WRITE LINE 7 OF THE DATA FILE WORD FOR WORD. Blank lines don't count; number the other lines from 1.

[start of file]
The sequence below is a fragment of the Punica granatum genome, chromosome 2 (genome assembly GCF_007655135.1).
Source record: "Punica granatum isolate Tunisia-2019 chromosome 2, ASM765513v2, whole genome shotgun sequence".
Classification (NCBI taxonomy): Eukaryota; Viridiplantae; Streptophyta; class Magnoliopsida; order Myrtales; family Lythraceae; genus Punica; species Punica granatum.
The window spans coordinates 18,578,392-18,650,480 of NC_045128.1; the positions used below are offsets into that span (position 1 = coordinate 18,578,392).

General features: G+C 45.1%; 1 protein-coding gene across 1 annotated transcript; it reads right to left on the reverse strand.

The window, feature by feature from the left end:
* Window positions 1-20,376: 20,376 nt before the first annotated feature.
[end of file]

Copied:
* Window positions 1-20,376: 20,376 nt before the first annotated feature.